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Installing Filters

  1. Backwash/Whole House Filter Questions & Answers

    How often should filters be backwashed?

    As filtration proceeds, the void areas in the medium become filled with particles removed from the water, resulting in pressure drop from the outlet. Flow rates through the filter medium decreases until it becomes insufficient to meet the demand. A partially clogged filter bed also results in deteriorated water quality.

    One way to make the when-to-backwash decision is to install pressure gauges before and after the filter. Backwashing should be performed when the pressure drop reaches a pre-determined maximum value (typically 15 PSI for whole house systems). Backwash the system on demand by pressing the Regeneration button on the home screen. Manual Regeneration can only be used while the valve is in the treatment position. 

    Please note that a minimum of 20 psi (1.4 bar) of water pressure is required for the backwash/regeneration valve to operate effectively. You must have an air gap on the drain line to prevent back flow of drain water into the system. A 2x the drain line pipe diameter air gap is required with a minimum 1" air gap.


    How often should softeners be regenerated?

    Once you test and enter the hardness level of water in your UXC softener control panel, the automated control valve decides when to regenerate based on the amount of water passed through the softener. Our softeners are programmed to 'Softener Delayed' regeneration type. This means that your softener measures water usage and regenerates the system at the selected Regeneration Time after the calculated system capacity is depleted. The control calculates the system capacity by dividing the unit capacity by the feed water hardness and subtracting the reserve.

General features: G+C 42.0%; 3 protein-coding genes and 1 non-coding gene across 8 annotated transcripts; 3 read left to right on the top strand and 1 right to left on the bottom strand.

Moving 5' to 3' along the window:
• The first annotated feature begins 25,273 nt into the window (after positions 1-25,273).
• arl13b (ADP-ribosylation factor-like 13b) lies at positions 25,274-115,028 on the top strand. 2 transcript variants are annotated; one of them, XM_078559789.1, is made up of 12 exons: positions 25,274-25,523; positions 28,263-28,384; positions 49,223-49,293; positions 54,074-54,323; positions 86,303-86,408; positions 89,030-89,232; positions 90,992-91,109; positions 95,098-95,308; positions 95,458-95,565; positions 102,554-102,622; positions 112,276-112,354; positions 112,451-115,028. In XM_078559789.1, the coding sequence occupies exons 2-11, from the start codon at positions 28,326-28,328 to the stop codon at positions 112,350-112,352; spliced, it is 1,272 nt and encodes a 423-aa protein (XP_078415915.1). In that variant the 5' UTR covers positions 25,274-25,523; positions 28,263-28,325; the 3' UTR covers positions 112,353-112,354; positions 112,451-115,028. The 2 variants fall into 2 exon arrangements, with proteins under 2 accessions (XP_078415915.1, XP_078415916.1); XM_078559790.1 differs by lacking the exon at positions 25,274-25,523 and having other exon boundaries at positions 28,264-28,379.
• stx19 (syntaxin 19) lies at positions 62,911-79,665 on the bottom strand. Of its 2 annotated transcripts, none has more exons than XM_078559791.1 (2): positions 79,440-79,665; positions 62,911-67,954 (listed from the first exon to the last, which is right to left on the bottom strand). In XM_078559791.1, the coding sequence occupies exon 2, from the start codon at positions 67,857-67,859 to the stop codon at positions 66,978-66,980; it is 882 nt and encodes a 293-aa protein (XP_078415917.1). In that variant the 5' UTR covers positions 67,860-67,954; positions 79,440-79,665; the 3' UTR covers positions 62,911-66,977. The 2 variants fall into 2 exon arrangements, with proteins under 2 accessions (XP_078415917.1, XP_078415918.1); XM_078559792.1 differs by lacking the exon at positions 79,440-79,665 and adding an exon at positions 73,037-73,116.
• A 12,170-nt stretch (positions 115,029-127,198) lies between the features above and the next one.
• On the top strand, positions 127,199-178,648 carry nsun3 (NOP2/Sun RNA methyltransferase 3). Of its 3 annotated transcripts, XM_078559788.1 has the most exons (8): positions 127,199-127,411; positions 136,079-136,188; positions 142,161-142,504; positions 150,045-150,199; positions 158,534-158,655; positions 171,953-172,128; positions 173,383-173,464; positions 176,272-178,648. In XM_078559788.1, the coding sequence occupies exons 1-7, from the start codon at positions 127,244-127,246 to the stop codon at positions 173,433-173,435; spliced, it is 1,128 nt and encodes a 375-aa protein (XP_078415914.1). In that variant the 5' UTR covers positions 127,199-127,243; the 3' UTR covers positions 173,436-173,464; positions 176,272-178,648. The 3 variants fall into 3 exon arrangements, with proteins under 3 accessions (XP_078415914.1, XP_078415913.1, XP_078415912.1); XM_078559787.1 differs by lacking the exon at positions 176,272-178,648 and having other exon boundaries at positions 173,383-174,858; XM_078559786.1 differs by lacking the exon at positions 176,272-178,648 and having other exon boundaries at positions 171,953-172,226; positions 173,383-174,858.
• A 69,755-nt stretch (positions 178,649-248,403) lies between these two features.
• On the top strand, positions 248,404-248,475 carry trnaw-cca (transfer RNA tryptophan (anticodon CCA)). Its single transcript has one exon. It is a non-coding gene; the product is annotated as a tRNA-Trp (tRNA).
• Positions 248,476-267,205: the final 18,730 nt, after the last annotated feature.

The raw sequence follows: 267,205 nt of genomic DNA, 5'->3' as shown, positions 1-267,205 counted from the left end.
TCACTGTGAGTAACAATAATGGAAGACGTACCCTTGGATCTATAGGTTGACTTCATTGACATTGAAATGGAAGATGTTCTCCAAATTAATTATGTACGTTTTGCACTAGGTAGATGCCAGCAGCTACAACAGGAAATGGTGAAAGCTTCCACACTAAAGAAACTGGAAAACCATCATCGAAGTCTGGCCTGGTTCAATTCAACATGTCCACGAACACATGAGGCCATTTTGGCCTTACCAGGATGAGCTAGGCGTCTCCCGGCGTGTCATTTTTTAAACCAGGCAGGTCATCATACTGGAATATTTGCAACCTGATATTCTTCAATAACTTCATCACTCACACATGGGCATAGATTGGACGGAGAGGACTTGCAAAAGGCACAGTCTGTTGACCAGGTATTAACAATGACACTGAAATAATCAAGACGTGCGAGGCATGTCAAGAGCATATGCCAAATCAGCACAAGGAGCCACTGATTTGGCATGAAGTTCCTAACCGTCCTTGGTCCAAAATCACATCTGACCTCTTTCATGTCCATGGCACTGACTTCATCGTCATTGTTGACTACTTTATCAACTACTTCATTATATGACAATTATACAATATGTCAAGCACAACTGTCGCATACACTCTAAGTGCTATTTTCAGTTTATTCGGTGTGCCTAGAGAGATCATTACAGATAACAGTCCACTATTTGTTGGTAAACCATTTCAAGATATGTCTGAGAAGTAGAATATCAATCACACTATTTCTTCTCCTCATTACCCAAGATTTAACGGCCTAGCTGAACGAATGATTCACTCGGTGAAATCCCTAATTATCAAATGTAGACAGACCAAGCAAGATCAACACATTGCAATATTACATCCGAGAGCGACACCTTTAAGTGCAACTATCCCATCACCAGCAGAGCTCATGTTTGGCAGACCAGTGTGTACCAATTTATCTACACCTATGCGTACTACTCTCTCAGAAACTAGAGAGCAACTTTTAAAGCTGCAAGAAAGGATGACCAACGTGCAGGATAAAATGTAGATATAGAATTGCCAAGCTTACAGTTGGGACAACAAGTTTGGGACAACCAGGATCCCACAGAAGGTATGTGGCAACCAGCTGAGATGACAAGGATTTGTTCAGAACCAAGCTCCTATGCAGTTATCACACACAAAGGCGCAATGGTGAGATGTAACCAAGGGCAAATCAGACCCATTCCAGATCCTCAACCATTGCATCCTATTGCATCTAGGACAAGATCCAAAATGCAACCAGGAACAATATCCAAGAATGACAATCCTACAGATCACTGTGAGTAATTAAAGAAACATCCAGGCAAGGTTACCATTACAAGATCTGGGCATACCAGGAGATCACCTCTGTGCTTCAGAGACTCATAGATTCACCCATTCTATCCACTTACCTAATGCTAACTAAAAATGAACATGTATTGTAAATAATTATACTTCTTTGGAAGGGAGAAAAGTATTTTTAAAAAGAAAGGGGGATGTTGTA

The reserve should be set to ensure that the system delivers treated water between the time the system capacity is depleted and the actual regeneration time. Reserves can be set at a Fixed Volume, Fixed Percentage of capacity, a Variable Reserve based on the previous calendar day's water usage, or a Weekly Reserve based on the average water usage for the current day of the week. The default for the day override parameter is OFF, and the default reserve type is Weekly Reserve. A Softener Delayed control will also start a regeneration cycle at the selected Regeneration Time (2:00 AM default for softeners, 12:00 AM default for filters) if a number of days equal to the Day Override pass before water usage depletes the calculated system capacity. If the regen type is changed from Softener Immediate to Softener Delayed (or vice-versa), all parameters within those types will be reset to factory default.



    What service flow velocities are possible?